accordingly. He had gone but a few paces, when he saw a countryman, a
simple-looking fellow, running at top speed, and in great excitement,
up a byway, which led to the railroad, the latter crossing it by a
high bridge, at some distance from the station.

"What's the matter?" demanded Morton.

"The railroad cars!" gasped the countryman.

"What of them?"

"They'll all go to smash, and no mistake."

"What!" cried Morton, aghast.

"Fact, mister. Some born devil has been and sawed the bridge timbers
most through in the middle."

"What!" cried Morton again.

"Sure as I stand here! I seen the heaps of sawdust on the road. That's
the way I come to take notice. The minute the locomotive gets on the
bridge, down she'll go, and no two ways about it."

Morton had no doubt that the man was right. The newspapers, within the
last few weeks, had contained various accounts of impediments, great
and small, maliciously placed on railroads. It was a species of
villany which was just then having its run, as incendiarism will
sometimes have; and a like case of a bridge partly sawed through had
lately occurred in a neighboring state.

"You fool!" exclaimed Morton, in anguish and despair; "why didn't you
get on the track, and stop the train?"

"I'd like to see you stop the train!" retorted the man.

Morton turned to run for the road, bent on stopping the engine, or
letting it pass over him. But as he turned, a new arrival caught his
eye. This was the cavalier who had baited his horse at the inn, and
who, seeing the excited looks of the two men, had checked his pace,
and was looking at them with much curiosity.

Crazed with agitation, and hardly knowing what he did, Morton leaped
towards him, seized his horse, a powerful and high-mettled animal, by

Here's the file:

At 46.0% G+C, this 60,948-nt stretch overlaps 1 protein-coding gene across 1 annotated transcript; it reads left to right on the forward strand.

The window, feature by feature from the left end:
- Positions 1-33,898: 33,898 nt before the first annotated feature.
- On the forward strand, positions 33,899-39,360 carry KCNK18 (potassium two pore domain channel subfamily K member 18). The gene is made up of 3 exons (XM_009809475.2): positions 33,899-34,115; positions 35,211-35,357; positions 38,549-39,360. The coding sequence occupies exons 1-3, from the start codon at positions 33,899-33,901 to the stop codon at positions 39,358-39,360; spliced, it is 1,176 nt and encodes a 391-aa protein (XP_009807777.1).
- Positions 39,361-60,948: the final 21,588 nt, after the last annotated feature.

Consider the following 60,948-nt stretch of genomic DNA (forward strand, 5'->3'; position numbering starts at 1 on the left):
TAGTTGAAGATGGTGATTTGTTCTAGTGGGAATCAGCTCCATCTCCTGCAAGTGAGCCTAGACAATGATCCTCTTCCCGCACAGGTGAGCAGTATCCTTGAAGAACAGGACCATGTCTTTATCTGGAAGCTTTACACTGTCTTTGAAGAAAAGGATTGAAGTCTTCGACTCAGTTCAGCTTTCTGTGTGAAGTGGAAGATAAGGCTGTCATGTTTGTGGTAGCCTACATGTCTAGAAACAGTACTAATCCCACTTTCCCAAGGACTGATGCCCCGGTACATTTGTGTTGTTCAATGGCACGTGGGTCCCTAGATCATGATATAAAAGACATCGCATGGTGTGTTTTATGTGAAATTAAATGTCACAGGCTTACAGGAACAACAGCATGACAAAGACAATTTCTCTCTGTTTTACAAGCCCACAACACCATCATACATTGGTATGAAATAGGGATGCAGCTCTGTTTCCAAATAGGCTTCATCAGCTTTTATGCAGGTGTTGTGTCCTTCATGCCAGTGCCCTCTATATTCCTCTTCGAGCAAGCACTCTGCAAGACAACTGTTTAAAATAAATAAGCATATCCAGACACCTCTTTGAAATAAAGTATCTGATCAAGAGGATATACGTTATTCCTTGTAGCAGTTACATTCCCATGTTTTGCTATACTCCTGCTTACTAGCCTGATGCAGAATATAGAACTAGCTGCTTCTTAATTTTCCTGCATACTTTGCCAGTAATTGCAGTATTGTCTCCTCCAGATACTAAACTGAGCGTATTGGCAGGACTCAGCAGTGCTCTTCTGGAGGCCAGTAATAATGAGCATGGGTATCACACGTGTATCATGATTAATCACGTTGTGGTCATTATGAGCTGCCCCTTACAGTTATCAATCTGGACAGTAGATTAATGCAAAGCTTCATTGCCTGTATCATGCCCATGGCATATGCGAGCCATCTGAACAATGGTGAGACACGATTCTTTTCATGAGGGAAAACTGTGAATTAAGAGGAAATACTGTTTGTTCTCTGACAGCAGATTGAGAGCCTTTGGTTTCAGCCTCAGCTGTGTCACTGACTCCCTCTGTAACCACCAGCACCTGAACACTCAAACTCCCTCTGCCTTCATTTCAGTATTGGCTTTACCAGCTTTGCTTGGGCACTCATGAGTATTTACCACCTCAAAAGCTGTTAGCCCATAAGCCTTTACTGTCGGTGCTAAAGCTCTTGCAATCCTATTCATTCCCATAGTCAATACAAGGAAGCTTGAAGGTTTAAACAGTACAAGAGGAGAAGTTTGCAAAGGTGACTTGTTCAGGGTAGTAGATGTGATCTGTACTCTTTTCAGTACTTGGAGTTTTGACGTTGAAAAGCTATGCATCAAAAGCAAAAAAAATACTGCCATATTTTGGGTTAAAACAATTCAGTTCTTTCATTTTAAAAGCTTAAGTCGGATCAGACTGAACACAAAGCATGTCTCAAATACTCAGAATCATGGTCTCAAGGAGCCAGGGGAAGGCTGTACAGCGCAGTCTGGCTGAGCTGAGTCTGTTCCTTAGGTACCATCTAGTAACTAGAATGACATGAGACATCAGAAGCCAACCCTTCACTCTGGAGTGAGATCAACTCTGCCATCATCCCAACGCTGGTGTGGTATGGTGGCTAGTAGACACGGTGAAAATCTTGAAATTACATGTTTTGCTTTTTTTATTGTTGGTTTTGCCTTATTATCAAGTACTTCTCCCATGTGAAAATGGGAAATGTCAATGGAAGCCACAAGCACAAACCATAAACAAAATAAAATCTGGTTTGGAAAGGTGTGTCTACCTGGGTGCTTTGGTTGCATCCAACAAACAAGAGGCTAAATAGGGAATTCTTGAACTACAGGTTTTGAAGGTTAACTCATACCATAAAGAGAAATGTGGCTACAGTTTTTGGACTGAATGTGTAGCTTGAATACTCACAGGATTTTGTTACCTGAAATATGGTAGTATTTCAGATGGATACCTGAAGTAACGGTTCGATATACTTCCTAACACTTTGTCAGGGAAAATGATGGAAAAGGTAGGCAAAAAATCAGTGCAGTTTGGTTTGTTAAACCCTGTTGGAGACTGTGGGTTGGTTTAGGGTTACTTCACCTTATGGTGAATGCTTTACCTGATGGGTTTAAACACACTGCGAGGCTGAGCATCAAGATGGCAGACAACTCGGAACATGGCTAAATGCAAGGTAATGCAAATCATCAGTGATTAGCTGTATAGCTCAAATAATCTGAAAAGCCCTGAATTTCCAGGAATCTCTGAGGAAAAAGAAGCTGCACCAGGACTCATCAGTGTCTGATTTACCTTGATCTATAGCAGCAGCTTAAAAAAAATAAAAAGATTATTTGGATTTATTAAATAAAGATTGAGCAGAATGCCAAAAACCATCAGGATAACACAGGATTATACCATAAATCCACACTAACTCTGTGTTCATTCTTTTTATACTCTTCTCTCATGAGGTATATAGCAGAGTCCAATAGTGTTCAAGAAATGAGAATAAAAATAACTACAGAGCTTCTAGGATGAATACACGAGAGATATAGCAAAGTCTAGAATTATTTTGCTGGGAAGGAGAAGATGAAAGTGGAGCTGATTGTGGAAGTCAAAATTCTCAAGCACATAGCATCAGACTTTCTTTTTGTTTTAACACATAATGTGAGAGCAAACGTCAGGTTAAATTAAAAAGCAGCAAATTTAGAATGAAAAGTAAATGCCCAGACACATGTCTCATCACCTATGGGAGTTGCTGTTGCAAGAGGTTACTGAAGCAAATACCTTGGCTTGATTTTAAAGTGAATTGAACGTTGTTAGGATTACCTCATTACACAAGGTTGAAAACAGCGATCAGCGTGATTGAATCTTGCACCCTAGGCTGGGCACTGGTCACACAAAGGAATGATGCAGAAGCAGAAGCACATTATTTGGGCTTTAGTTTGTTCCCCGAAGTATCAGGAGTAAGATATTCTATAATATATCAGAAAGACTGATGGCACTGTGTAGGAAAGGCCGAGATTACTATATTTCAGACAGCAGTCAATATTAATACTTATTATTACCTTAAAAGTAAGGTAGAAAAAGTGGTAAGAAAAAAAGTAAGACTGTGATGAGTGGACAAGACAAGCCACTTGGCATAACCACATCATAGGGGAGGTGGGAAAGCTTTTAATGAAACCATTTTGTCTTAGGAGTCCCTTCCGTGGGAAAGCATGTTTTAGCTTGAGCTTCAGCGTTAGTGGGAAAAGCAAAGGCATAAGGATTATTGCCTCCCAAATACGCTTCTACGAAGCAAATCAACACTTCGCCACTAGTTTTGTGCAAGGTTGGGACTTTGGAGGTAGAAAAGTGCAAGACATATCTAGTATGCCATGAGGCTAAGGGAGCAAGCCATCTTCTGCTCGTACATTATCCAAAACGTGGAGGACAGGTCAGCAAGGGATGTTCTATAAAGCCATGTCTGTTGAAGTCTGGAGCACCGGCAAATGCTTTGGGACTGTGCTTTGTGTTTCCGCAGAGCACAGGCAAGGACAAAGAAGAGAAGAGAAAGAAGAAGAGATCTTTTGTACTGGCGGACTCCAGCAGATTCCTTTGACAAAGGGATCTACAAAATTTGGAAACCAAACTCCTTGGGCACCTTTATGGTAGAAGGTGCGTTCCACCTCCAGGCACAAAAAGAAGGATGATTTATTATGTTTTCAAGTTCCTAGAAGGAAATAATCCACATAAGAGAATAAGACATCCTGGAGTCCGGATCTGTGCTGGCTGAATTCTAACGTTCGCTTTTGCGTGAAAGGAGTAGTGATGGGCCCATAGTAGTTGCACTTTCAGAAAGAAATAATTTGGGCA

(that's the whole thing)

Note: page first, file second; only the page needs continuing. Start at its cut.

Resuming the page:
the head, and, with a few broken words of explanation, called on him
to dismount. The astonished collegian did not comply. Morton bore back
fiercely on the bit; the horse plunged and snorted; the rider clutched
the pommel; Morton took him by the arm, drew him to the ground,
mounted at a bound after him, and, as he touched the saddle, struck
his whalebone walking stick with all his force over the horse's flank.
The horse leaped forward frantically, and rushed headlong down the
road. His discarded rider saw his hoofs twinkling for an instant out
of the cloud of dust, and thought he had had a Heaven-directed escape
from a madman.

The small village above Steuben, at which Miss Leslie and her friend
were to take the train, was three miles off. The road ran almost
directly towards it for more than three fourths of the way, when it
made a bend to the right. Morton, with his furious riding, very soon
reached this point. He could see the station house before him, on the
left, and not more than a third of a mile distant. The space between,
though uneven, had no visible impediments but a few low fences and
scattered clumps of bushes. Morton pushed through the barberry growth
that fringed the road, galloped over the hard pasture, leaped one
fence, passed a gap in another, and half way to his goal, found
himself and his horse in a quagmire. At this moment, straining his
eyes towards the cluster of houses, he saw, with agony at his heart, a
white puff of vapor rising above the trees beyond. Then the dark
outline of the train came into view, checking its way, and stopping,
half hidden behind the buildings.

Morton knew that it would stop only for a moment, and plied his horse
with merciless blows. The horse plunged through the mire,--the mud and
water spouting high above his rider's head,--gained the firm ground,
and bounded forward wild with fright and fury. It was too late. The
bell rang, and with quicker and quicker pants, the engine began to
move. Morton shouted,--gesticulated,--still it did not stop, though
the passengers seemed to take alarm, for a head was thrust from every
window, while the occupants of an open carriage drawn up on the road
were bending eagerly towards him.

Morton wheeled to the left, and urged his horse up the embankment in
front of the train. With a violent effort, he reached the top. The
engineer was running against time, and cared for nothing but winning
his match. He blew the steam whistle; and as Morton dragged on the
curb with desperate strength, the horse reared upright, pawing the
air. But, as he rose, Morton disengaged his feet, slid over the
crupper to the ground, and let go the rein. The horse leaped down the